Lu at Regular Rumination gave us a few questions about The Poetry Project to consider.
1). What has been the most rewarding aspect of The Poetry Project so far?
This one is easy for me. The greatest reward of participating in the Poetry Project has been in becoming acquainted with all the other wonderful bloggers who have contributed as well. They've given me encouragement and inspiration, and I continue to grow and learn.2). What is your favorite post from a fellow Poetry Project participant this year?
I'd have to say Lu's "How to Love a Poem." There have been books and articles galore written about writing poetry and analyzing poetry, but not much in the way of just plain loving it. Being that so many folks, even avid readers, say they dislike poetry, I think this is a wonderful thing. We need much more in this vein.3). What is your favorite poem that you have read because of The Poetry Project?
I have a new current favorite, courtesy of Jeanne at Necromancy never pays. (which I have dutifully stolen)
Perhaps the World Ends Here4). What are some poetry-related goals you’d like to set for the coming year?
- Joy Harjo
The world begins at a kitchen table. No matter what, we must eat to live.
The gifts of earth are brought and prepared, set on the table. So it has been since creation, and it will go on.
We chase chickens or dogs away from it. Babies teethe at the corners. They scrape their knees under it.
It is here that children are given instructions on what it means to be human. We make men at it, we make women.
At this table we gossip, recall enemies and the ghosts of lovers.
Our dreams drink coffee with us as they put their arms around our children. They laugh with us at our poor falling-down selves and as we put ourselves back together once again at the table.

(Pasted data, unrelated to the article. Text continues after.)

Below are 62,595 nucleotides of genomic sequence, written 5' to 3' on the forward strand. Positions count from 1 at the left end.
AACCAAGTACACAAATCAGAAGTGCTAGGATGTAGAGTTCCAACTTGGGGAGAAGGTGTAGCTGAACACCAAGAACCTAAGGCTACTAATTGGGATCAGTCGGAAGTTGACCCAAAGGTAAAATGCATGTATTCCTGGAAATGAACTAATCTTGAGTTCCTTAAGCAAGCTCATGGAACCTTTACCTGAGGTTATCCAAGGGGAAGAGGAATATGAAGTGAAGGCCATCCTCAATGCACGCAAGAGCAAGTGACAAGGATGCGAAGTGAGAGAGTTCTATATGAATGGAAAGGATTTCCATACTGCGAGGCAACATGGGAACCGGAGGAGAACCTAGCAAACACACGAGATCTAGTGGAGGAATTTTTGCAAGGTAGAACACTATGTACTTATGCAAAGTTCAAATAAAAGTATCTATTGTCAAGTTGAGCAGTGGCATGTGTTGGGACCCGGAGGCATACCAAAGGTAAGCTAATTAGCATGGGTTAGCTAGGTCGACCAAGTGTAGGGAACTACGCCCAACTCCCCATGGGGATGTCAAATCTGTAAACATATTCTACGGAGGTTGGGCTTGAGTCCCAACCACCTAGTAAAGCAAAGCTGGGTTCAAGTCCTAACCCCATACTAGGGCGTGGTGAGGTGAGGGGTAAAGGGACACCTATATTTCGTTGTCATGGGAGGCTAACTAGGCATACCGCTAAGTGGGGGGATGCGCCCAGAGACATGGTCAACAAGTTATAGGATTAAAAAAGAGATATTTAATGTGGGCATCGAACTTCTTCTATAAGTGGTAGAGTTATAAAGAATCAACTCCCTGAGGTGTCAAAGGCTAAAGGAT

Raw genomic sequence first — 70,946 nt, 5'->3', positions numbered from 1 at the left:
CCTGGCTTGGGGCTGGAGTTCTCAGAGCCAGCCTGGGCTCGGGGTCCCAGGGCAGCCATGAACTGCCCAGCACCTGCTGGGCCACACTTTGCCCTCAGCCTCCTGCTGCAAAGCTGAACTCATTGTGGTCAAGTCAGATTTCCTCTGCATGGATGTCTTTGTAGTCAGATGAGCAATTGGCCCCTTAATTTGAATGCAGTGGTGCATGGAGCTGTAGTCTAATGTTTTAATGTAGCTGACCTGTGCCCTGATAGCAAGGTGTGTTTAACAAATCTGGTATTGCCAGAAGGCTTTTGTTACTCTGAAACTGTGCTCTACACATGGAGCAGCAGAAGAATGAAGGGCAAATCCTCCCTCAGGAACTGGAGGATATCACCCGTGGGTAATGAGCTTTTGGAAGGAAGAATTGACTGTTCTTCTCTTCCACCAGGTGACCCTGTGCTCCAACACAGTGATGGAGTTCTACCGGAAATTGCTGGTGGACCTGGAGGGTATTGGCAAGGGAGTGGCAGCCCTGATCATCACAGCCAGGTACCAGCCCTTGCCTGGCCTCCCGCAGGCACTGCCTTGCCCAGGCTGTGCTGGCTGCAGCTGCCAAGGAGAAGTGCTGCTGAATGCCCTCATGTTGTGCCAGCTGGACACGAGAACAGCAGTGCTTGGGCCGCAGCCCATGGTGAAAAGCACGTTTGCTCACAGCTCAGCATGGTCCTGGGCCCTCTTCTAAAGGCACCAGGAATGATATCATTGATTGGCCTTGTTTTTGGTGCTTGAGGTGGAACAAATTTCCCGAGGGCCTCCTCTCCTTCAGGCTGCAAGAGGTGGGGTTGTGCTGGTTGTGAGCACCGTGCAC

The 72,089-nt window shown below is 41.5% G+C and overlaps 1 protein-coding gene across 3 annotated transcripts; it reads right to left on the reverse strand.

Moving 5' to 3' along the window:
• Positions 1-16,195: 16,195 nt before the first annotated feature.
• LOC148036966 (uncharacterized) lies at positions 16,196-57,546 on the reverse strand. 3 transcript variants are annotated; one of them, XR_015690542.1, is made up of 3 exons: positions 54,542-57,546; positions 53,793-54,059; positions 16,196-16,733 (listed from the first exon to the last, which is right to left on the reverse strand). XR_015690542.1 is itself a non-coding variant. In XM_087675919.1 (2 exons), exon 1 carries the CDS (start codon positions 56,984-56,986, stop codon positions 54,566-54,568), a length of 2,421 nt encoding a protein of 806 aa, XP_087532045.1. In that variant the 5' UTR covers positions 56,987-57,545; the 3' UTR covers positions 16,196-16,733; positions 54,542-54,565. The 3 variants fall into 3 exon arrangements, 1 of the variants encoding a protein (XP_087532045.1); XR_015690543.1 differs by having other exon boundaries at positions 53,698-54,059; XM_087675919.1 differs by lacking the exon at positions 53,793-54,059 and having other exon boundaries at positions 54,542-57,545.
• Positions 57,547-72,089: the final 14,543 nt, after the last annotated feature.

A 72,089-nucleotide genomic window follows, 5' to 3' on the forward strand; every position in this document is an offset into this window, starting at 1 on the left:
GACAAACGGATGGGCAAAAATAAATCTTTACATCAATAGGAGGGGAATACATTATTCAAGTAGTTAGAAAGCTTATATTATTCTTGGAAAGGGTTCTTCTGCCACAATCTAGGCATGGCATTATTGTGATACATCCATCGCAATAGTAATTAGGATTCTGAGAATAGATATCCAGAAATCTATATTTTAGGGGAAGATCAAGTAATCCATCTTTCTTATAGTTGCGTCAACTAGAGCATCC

This table has been a house in the rain, an umbrella in the sun.
Wars have begun and ended at this table. It is a place to hide in the shadow of terror. A place to celebrate the terrible victory.
We have given birth on this table, and have prepared our parents for burial here.
At this table we sing with joy, with sorrow. We pray of suffering and remorse. We give thanks.
Perhaps the world will end at the kitchen table, while we are laughing and crying, eating of the last sweet bite.
My goals for last year were to write and edit more of my own poetry, and I have done so. But what I haven't done is research markets and submit. I never seem to find time. I'd hazard a guess that I am entertaining a bit of denial. Soooooooo . . . That would be my goal for the new year.5). Do you have any suggestions for The Poetry Project in 2013? What would you like to see happen?
I like the structure now. There is support whether you are a free spirit or like a little extra inspiration. Because of the loose structure the contributions are wide ranging and offer so many wonderful surprises.6). Share with us one line of poetry that you think we need to read.
I guess it's a sign of my age. For the longest time, I never really cared for J. Alfred Prufrock, but it seems to be growing on me. I grow old . . . I grow old . . . / I shall wear the bottoms of my trousers rolled.7). Is there a new poet that you have discovered through The Poetry Project?
There are many. Nancy Cudis over at Simple Clockwork has opened my eyes to some gifted poets that I'm saving my pennies to get a hold of, (I'm going to need a lot of pennies) Jaime An Lim being one, Cebuano poet E. Gadiana Cabras, for another. I believe each and every contributor to the Poetry Project has introduced me to a poet I've never read or a poem I've overlooked.8). Anything else you would like to share?
I'm just grateful to everyone who has contributed to the Poetry Project. Some are self assured and courageous while others are timid and unsure, but all are wonderful. Thank you. Thank you. Thank you.